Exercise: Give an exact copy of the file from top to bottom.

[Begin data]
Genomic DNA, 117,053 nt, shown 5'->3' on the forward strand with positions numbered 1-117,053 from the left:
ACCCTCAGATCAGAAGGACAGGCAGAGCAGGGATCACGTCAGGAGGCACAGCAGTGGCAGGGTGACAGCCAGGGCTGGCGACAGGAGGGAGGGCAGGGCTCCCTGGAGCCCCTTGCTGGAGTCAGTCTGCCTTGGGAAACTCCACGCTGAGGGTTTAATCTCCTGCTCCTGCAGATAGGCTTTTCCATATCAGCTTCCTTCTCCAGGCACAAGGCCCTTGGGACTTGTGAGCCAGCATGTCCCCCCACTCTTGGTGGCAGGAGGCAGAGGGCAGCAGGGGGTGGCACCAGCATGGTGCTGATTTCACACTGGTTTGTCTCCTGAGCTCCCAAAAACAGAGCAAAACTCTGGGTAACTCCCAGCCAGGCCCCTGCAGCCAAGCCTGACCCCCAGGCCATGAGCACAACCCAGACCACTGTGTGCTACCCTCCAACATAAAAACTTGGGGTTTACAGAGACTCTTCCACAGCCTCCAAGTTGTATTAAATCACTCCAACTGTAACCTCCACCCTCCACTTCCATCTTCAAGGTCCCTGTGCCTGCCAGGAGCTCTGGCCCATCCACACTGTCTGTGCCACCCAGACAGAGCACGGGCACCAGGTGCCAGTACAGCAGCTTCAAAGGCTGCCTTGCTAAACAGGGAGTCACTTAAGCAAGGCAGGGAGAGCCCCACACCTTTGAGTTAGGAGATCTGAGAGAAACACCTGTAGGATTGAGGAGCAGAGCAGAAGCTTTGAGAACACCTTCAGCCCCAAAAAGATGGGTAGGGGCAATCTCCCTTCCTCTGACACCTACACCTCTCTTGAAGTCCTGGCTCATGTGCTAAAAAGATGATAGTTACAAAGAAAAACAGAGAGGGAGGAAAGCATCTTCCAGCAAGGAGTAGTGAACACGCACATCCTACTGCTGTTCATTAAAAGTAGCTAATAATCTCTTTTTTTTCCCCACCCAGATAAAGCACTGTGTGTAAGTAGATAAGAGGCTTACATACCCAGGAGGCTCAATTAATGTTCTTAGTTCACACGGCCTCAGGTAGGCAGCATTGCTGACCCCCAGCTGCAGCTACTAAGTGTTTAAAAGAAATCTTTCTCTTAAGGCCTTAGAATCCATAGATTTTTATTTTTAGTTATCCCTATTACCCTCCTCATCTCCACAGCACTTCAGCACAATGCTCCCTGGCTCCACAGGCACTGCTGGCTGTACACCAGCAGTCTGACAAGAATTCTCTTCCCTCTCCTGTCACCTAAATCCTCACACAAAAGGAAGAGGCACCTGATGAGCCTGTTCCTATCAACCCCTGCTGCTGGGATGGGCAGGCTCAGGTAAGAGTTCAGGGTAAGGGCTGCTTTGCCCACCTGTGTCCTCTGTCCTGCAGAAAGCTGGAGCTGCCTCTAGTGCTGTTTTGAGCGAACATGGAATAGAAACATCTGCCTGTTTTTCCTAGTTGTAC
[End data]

Genomic DNA, 117,053 nt, shown 5'->3' on the forward strand with positions numbered 1-117,053 from the left:
ACCCTCAGATCAGAAGGACAGGCAGAGCAGGGATCACGTCAGGAGGCACAGCAGTGGCAGGGTGACAGCCAGGGCTGGCGACAGGAGGGAGGGCAGGGCTCCCTGGAGCCCCTTGCTGGAGTCAGTCTGCCTTGGGAAACTCCACGCTGAGGGTTTAATCTCCTGCTCCTGCAGATAGGCTTTTCCATATCAGCTTCCTTCTCCAGGCACAAGGCCCTTGGGACTTGTGAGCCAGCATGTCCCCCCACTCTTGGTGGCAGGAGGCAGAGGGCAGCAGGGGGTGGCACCAGCATGGTGCTGATTTCACACTGGTTTGTCTCCTGAGCTCCCAAAAACAGAGCAAAACTCTGGGTAACTCCCAGCCAGGCCCCTGCAGCCAAGCCTGACCCCCAGGCCATGAGCACAACCCAGACCACTGTGTGCTACCCTCCAACATAAAAACTTGGGGTTTACAGAGACTCTTCCACAGCCTCCAAGTTGTATTAAATCACTCCAACTGTAACCTCCACCCTCCACTTCCATCTTCAAGGTCCCTGTGCCTGCCAGGAGCTCTGGCCCATCCACACTGTCTGTGCCACCCAGACAGAGCACGGGCACCAGGTGCCAGTACAGCAGCTTCAAAGGCTGCCTTGCTAAACAGGGAGTCACTTAAGCAAGGCAGGGAGAGCCCCACACCTTTGAGTTAGGAGATCTGAGAGAAACACCTGTAGGATTGAGGAGCAGAGCAGAAGCTTTGAGAACACCTTCAGCCCCAAAAAGATGGGTAGGGGCAATCTCCCTTCCTCTGACACCTACACCTCTCTTGAAGTCCTGGCTCATGTGCTAAAAAGATGATAGTTACAAAGAAAAACAGAGAGGGAGGAAAGCATCTTCCAGCAAGGAGTAGTGAACACGCACATCCTACTGCTGTTCATTAAAAGTAGCTAATAATCTCTTTTTTTTCCCCACCCAGATAAAGCACTGTGTGTAAGTAGATAAGAGGCTTACATACCCAGGAGGCTCAATTAATGTTCTTAGTTCACACGGCCTCAGGTAGGCAGCATTGCTGACCCCCAGCTGCAGCTACTAAGTGTTTAAAAGAAATCTTTCTCTTAAGGCCTTAGAATCCATAGATTTTTATTTTTAGTTATCCCTATTACCCTCCTCATCTCCACAGCACTTCAGCACAATGCTCCCTGGCTCCACAGGCACTGCTGGCTGTACACCAGCAGTCTGACAAGAATTCTCTTCCCTCTCCTGTCACCTAAATCCTCACACAAAAGGAAGAGGCACCTGATGAGCCTGTTCCTATCAACCCCTGCTGCTGGGATGGGCAGGCTCAGGTAAGAGTTCAGGGTAAGGGCTGCTTTGCCCACCTGTGTCCTCTGTCCTGCAGAAAGCTGGAGCTGCCTCTAGTGCTGTTTTGAGCGAACATGGAATAGAAACATCTGCCTGTTTTTCCTAGTTGTAC